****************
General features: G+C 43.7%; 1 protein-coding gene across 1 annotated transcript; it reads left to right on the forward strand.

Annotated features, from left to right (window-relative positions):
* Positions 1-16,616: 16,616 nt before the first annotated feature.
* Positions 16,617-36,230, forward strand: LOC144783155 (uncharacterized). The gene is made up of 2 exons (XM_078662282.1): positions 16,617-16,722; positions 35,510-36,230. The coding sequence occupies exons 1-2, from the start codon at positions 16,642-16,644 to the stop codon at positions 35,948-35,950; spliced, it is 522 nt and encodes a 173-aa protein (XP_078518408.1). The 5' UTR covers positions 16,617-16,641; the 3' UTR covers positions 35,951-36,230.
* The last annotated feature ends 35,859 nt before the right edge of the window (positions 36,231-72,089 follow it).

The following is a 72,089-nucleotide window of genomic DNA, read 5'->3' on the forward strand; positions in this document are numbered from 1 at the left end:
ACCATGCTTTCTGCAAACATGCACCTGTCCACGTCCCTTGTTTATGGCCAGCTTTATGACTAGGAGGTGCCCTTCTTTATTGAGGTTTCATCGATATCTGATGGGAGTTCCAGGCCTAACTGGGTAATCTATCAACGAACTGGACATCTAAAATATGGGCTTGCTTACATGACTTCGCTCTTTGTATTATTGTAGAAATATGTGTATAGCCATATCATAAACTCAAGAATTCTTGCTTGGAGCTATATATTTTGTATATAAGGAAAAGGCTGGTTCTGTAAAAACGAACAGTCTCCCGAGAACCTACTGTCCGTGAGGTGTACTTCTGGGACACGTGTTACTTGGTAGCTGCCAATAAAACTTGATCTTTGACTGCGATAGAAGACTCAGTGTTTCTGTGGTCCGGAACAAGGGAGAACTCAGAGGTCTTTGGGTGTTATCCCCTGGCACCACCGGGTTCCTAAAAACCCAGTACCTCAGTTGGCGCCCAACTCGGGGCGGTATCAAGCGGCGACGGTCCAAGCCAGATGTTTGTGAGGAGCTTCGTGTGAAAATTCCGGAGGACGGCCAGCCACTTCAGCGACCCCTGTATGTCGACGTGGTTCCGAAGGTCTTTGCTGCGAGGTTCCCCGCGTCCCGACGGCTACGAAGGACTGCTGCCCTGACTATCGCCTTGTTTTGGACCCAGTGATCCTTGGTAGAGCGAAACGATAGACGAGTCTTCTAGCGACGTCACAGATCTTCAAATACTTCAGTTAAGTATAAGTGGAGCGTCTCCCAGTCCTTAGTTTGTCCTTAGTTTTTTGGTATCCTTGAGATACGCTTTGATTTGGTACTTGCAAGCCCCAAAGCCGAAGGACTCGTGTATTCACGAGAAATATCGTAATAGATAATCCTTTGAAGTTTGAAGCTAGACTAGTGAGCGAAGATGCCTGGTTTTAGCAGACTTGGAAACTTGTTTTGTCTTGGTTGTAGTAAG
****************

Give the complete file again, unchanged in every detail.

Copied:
General features: G+C 43.7%; 1 protein-coding gene across 1 annotated transcript; it reads left to right on the forward strand.

Annotated features, from left to right (window-relative positions):
* Positions 1-16,616: 16,616 nt before the first annotated feature.
* Positions 16,617-36,230, forward strand: LOC144783155 (uncharacterized). The gene is made up of 2 exons (XM_078662282.1): positions 16,617-16,722; positions 35,510-36,230. The coding sequence occupies exons 1-2, from the start codon at positions 16,642-16,644 to the stop codon at positions 35,948-35,950; spliced, it is 522 nt and encodes a 173-aa protein (XP_078518408.1). The 5' UTR covers positions 16,617-16,641; the 3' UTR covers positions 35,951-36,230.
* The last annotated feature ends 35,859 nt before the right edge of the window (positions 36,231-72,089 follow it).

The following is a 72,089-nucleotide window of genomic DNA, read 5'->3' on the forward strand; positions in this document are numbered from 1 at the left end:
ACCATGCTTTCTGCAAACATGCACCTGTCCACGTCCCTTGTTTATGGCCAGCTTTATGACTAGGAGGTGCCCTTCTTTATTGAGGTTTCATCGATATCTGATGGGAGTTCCAGGCCTAACTGGGTAATCTATCAACGAACTGGACATCTAAAATATGGGCTTGCTTACATGACTTCGCTCTTTGTATTATTGTAGAAATATGTGTATAGCCATATCATAAACTCAAGAATTCTTGCTTGGAGCTATATATTTTGTATATAAGGAAAAGGCTGGTTCTGTAAAAACGAACAGTCTCCCGAGAACCTACTGTCCGTGAGGTGTACTTCTGGGACACGTGTTACTTGGTAGCTGCCAATAAAACTTGATCTTTGACTGCGATAGAAGACTCAGTGTTTCTGTGGTCCGGAACAAGGGAGAACTCAGAGGTCTTTGGGTGTTATCCCCTGGCACCACCGGGTTCCTAAAAACCCAGTACCTCAGTTGGCGCCCAACTCGGGGCGGTATCAAGCGGCGACGGTCCAAGCCAGATGTTTGTGAGGAGCTTCGTGTGAAAATTCCGGAGGACGGCCAGCCACTTCAGCGACCCCTGTATGTCGACGTGGTTCCGAAGGTCTTTGCTGCGAGGTTCCCCGCGTCCCGACGGCTACGAAGGACTGCTGCCCTGACTATCGCCTTGTTTTGGACCCAGTGATCCTTGGTAGAGCGAAACGATAGACGAGTCTTCTAGCGACGTCACAGATCTTCAAATACTTCAGTTAAGTATAAGTGGAGCGTCTCCCAGTCCTTAGTTTGTCCTTAGTTTTTTGGTATCCTTGAGATACGCTTTGATTTGGTACTTGCAAGCCCCAAAGCCGAAGGACTCGTGTATTCACGAGAAATATCGTAATAGATAATCCTTTGAAGTTTGAAGCTAGACTAGTGAGCGAAGATGCCTGGTTTTAGCAGACTTGGAAACTTGTTTTGTCTTGGTTGTAGTAAG